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Supplemental Fat May Help Cows Rebreed

Posted Feb. 1, 2002

Low-fat diets have been touted in the past as being a good way for human beings to lose weight.  Some recent research has found that the reverse logic is true for beef cows. Adding fat to the diet of a cow before calving and/or before breeding can have some substantial benefits in several areas.

Fats are made up of chains of carbon atoms surrounded by hydrogen atoms called fatty acids.  This is a very efficient way to store chemical energy, and, pound for pound, fats contain about 2.5 times as much energy as carbohydrates, such as starch. Fats can be classified as either saturated or unsaturated, depending on the carbon:hydrogen ratio.  Fats from plants tend to be unsaturated or poly-unsaturated, and these fats seem to have the most value for supplementing cattle.

Most nutritionists try to keep the level of fat in the diet of beef cattle at or below four percent.  Forages in the dormant season typically contain only one percent fat or less.  Therefore, there is some room to add a little fat to the diet without disturbing rumen function.

Fats are a good way to supplement energy in cattle diets because they are extremely energy-dense supplements.  However, the beneficial effect of fat in a breeding cow's diet may extend beyond the simple nutritional value. Fats are needed as precursors to several hormones, and increasing fat levels in the diet may stimulate hormones that control estrus, ovulation and early embryonic development.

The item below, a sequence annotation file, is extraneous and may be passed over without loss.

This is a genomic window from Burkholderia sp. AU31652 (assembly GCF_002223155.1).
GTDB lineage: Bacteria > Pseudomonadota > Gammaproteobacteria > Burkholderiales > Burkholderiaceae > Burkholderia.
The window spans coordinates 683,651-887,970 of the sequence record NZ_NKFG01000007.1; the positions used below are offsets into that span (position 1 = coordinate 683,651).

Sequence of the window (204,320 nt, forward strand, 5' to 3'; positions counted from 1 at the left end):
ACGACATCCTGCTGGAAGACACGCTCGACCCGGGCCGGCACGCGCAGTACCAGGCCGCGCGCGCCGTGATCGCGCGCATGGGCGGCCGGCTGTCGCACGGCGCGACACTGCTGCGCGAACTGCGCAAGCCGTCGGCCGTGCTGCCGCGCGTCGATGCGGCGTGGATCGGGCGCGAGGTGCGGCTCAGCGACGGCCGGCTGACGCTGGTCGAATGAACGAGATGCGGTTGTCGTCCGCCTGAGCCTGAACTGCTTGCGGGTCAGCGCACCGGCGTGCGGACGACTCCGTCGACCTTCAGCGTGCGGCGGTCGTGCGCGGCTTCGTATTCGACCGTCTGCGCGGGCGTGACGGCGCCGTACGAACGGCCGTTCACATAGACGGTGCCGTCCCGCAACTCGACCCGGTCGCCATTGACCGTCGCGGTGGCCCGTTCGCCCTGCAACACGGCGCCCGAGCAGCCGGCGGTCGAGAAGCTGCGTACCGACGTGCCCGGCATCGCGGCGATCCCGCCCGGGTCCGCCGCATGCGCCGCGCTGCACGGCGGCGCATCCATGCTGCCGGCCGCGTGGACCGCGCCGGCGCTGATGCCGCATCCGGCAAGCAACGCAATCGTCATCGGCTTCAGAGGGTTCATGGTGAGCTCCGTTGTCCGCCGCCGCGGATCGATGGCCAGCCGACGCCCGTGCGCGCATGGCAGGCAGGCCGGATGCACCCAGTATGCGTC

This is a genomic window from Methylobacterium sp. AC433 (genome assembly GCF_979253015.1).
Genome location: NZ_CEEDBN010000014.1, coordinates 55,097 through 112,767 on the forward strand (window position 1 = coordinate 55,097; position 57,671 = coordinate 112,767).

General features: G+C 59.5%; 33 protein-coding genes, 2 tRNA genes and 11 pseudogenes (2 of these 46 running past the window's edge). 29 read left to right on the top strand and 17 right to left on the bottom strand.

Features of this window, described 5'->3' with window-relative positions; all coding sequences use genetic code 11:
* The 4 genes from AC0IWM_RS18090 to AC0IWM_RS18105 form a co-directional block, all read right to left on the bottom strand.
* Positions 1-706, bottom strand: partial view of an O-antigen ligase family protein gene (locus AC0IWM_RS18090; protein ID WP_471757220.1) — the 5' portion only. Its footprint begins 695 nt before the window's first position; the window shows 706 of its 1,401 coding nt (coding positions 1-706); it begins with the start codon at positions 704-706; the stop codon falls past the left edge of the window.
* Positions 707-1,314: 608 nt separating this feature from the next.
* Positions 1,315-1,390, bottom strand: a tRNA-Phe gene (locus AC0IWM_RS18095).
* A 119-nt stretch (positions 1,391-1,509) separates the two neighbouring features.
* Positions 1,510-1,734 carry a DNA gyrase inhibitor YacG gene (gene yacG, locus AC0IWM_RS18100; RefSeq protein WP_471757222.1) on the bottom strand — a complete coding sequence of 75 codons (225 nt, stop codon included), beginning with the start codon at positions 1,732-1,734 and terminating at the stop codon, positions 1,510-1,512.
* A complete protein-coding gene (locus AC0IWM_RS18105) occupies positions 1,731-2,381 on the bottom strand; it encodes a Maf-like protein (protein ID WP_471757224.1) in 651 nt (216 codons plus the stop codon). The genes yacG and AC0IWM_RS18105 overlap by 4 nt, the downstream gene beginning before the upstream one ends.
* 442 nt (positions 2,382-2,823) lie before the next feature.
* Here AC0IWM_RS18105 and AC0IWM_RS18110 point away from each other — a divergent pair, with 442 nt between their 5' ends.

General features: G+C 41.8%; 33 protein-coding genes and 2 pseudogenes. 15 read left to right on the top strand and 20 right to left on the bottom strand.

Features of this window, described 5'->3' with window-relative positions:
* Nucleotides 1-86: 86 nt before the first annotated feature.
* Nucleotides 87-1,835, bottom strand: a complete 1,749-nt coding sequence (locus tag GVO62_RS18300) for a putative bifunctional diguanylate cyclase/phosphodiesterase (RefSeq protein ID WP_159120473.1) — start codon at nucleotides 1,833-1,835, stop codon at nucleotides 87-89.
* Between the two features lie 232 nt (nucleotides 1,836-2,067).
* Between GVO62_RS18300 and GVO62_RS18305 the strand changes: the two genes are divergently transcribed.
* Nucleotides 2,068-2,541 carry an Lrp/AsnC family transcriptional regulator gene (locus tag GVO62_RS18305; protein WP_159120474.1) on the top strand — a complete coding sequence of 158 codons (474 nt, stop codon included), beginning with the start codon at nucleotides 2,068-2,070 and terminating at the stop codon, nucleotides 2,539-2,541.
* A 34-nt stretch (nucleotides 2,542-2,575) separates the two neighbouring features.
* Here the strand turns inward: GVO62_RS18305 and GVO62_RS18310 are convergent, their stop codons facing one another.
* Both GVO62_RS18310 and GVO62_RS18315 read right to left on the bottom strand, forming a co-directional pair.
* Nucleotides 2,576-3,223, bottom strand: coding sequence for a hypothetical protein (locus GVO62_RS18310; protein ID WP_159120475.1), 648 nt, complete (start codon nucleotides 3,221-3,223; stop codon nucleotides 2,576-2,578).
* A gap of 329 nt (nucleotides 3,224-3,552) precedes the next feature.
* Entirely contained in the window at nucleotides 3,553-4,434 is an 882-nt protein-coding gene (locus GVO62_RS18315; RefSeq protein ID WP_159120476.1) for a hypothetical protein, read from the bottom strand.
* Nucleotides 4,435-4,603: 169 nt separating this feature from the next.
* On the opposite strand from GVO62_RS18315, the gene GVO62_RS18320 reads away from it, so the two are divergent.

To see the most effect of supplementing fats, focus on cows that need the most help.  These would be cows in low body condition score (4.0 or less on a nine point scale) or those consuming very low quality roughage. Feed about 3.5 pounds of whole cottonseed or 1.5 pounds of high-oil sunflower seed per cow, per day.  Whole soybeans are also a good supplement. In fact, if corn costs $2.50 a bushel and soybean meal is $250 a ton, whole soybeans are worth about $7 a bushel, based solely on the nutritional value. Whole soybeans could be purchased in December 2001 for $4.80 a bushel, or $8/cwt.  Feeding three pounds per day, therefore, costs $0.24 per day. Several commercial supplements also contain vegetable fats. Remember that the cows will need adequate levels of forage, crude protein, vitamins, minerals and water.

Supplemental fat is not a silver bullet. However, in situations where cows need a little extra help getting in shape for breeding time, supplemental fats can work well.

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